Writers on the internet spend a lot of time complaining about how much time they waste on the internet, and while the symmetrical irony of this affords me no end of amusement, that's not why I'm bringing it up right now.
Often the internet is seen as a time suck, an evil force
that takes us away from our real writing. Discussions of this often end
with, "Unplug it and write."
Which is excellent advice if one has
a story burning to be told, waiting there in the brain for the
opportunity to pour out onto the screen. If that is the case, by all
means, have at it. Write that story and don't let email or blogs or
Twitter or Facebook get in the way.
But I've noticed that time I
spend online (or in offline non-writing activities) includes an element
of essential play. Yes, I use the internet for story-related research,
but that is not the only legitimate writerly use for it. There's a value
in the socializing I do online, just as there's a value to the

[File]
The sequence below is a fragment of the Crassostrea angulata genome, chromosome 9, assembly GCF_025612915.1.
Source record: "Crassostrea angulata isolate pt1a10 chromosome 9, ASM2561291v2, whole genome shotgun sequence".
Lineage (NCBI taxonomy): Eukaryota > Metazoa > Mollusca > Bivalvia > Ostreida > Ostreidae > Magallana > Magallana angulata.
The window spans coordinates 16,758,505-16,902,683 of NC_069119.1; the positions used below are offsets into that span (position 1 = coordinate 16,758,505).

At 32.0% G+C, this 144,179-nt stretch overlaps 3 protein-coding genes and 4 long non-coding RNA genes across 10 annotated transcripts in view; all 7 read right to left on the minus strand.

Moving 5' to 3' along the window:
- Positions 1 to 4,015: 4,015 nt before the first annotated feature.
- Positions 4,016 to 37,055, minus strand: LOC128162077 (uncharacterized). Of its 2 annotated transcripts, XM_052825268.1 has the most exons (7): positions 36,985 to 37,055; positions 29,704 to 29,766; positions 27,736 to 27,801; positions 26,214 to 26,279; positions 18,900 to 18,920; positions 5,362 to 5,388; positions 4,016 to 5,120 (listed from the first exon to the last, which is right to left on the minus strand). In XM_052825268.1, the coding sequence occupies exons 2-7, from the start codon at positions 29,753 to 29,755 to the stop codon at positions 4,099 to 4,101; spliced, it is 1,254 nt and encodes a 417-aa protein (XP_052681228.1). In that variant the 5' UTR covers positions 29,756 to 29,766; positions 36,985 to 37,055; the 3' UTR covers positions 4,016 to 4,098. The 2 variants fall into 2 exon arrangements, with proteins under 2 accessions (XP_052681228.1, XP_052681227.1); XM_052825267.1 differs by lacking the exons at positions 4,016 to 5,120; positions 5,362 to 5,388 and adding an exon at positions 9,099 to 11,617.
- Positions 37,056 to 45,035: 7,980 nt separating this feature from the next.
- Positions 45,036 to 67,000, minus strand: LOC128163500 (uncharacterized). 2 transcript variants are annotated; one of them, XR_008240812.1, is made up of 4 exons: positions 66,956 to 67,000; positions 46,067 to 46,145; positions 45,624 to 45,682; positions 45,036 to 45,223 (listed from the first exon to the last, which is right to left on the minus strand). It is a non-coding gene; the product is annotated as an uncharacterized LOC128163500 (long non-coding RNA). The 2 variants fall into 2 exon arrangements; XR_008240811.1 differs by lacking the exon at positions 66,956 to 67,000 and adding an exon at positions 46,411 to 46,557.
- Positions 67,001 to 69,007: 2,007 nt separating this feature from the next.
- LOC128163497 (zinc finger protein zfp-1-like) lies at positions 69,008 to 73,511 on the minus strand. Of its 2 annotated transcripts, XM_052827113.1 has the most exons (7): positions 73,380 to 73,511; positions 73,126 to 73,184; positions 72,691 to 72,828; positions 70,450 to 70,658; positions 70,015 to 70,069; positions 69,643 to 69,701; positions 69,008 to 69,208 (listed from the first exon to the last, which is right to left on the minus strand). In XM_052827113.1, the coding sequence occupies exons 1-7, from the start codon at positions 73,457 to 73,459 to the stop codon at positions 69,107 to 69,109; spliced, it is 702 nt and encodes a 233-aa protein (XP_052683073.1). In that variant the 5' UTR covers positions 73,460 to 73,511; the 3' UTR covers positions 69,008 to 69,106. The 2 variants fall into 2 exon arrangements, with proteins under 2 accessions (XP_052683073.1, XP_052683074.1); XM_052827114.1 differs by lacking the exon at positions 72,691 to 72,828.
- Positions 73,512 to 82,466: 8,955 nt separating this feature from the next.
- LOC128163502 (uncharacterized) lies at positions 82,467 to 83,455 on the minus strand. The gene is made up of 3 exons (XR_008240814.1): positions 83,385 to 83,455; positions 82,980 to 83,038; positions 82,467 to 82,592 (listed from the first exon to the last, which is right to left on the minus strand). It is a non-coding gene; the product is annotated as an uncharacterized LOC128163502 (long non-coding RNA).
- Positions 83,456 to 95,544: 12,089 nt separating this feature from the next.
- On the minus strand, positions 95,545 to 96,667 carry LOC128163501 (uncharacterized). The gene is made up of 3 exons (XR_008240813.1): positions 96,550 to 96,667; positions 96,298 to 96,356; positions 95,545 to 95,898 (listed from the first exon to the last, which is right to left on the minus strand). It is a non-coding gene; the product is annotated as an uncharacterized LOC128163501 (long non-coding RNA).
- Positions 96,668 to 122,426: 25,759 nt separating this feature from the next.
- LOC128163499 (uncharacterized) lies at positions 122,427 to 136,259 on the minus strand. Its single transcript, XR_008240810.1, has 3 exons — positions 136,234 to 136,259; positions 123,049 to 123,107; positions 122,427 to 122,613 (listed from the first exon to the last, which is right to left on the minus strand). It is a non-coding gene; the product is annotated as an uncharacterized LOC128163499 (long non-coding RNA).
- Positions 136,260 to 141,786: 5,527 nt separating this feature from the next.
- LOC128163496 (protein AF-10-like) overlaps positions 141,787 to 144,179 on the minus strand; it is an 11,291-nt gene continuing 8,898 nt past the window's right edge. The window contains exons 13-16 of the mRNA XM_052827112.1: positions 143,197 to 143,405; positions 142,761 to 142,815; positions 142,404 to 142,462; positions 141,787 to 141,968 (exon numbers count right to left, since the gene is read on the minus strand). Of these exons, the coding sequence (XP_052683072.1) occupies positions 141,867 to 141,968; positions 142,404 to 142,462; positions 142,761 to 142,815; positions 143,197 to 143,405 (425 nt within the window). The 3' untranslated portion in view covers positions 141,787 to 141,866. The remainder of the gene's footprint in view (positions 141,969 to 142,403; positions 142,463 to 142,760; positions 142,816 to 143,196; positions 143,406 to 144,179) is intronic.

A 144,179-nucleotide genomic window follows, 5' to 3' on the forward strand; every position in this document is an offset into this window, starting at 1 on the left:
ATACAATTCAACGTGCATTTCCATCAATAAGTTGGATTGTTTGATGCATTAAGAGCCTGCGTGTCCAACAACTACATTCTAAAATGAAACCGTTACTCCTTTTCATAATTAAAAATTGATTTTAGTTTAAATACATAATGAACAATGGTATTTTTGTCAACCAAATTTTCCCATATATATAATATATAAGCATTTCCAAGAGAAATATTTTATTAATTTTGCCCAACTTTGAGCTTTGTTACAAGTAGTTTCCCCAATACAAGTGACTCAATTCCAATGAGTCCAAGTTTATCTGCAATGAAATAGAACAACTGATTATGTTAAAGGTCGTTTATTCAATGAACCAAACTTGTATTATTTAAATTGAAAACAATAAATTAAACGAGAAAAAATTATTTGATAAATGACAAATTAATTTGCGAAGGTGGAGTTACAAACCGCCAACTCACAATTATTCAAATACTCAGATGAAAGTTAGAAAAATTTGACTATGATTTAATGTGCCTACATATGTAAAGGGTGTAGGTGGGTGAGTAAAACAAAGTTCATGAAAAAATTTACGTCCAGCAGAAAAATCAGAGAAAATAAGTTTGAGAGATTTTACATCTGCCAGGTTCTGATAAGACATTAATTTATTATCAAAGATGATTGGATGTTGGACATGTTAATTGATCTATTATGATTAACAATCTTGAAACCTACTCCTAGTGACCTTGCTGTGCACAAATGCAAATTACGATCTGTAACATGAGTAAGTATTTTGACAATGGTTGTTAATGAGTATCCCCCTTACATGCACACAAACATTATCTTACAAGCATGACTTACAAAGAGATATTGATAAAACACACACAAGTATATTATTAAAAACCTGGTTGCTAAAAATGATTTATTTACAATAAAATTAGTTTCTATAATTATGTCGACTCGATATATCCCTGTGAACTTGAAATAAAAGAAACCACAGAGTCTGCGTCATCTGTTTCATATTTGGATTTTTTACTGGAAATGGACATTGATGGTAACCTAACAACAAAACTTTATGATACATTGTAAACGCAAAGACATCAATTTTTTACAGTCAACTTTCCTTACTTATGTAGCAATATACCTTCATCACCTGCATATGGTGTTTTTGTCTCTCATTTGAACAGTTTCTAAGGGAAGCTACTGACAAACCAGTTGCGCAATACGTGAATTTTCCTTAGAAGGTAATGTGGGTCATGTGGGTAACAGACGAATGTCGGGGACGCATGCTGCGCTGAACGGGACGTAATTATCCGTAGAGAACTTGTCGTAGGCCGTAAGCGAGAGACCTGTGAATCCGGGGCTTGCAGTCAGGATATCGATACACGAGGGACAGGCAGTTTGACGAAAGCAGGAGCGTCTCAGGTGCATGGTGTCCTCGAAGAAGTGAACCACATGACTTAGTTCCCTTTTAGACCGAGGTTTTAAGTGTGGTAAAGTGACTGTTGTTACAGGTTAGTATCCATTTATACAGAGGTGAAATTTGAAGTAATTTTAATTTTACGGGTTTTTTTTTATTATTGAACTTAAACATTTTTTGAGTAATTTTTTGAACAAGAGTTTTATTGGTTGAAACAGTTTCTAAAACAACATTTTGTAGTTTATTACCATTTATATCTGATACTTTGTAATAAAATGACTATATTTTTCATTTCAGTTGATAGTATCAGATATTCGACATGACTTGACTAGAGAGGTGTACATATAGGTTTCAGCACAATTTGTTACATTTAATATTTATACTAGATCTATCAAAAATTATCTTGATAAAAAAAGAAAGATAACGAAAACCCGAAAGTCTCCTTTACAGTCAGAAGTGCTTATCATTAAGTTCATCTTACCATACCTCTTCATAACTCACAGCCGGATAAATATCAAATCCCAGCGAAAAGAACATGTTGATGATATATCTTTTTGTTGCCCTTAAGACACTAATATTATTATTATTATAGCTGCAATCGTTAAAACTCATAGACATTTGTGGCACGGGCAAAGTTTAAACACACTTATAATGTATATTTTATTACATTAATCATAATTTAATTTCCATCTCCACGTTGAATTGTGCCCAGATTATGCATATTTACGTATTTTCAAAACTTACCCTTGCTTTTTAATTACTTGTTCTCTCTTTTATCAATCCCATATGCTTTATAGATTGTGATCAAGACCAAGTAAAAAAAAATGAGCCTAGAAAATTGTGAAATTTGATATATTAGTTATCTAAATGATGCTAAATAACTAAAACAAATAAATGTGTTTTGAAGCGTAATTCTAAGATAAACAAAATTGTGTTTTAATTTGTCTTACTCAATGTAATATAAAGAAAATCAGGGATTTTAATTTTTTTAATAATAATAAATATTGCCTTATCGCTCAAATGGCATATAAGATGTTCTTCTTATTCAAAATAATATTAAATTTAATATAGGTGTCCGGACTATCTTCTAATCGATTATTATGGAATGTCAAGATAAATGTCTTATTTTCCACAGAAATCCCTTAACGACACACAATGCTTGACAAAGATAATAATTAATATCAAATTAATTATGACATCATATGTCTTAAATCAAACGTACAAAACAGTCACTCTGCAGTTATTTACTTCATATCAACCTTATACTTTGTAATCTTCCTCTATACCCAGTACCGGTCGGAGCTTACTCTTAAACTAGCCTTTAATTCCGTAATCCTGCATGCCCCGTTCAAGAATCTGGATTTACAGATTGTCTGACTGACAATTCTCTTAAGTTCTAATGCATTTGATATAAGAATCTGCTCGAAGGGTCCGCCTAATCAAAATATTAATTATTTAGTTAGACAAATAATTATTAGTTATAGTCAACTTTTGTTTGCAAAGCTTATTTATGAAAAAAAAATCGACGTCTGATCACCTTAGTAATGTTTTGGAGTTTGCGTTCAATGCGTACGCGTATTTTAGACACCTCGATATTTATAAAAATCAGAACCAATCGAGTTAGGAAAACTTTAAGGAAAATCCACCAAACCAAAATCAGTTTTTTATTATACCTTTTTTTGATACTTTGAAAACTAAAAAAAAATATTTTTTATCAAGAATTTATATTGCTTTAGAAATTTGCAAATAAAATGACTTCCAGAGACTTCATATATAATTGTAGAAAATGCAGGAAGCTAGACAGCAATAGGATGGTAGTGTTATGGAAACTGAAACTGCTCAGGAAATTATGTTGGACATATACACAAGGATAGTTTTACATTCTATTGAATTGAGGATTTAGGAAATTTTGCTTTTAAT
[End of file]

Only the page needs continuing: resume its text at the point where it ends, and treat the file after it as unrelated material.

face-to-face socializing I do. It's not a value that can be measured in
word count. There's a value in my following strange links to bizarre
stories I never would have heard of otherwise. The writer part of me
picks up on stories everywhere--including the internet. There's not an
immediate reward in measurable output; I'm not a computer program. I may
see a phrase or item somewhere that doesn't spark a specific story
until two years later. But the point is that in roaming through the
world, whether IRL or virtual, I'm picking up bits and pieces of future
Something happens in the brain during playtime. Play is
messy and unstructured and creative. It cultivates the unexpected. It
simultaneously feeds and stimulates our curiosity.
Staring at the
empty screen of a word-processing file isn't always the best way for me
to unlock a story. Sometimes the best way is through doing anything
other than chasing the muse. The muse often acts like the characters in
Lewis Carroll's looking-glass, where the way to approach them is to walk
in the opposite direction. Part of writing is listening and waiting,
giving our neurons time to make connections, getting to know characters,
fooling with different plots, trying on voices.
Play doesn't always have to be seen as procrastination. Especially for a creative person, a certain amount of it is necessary.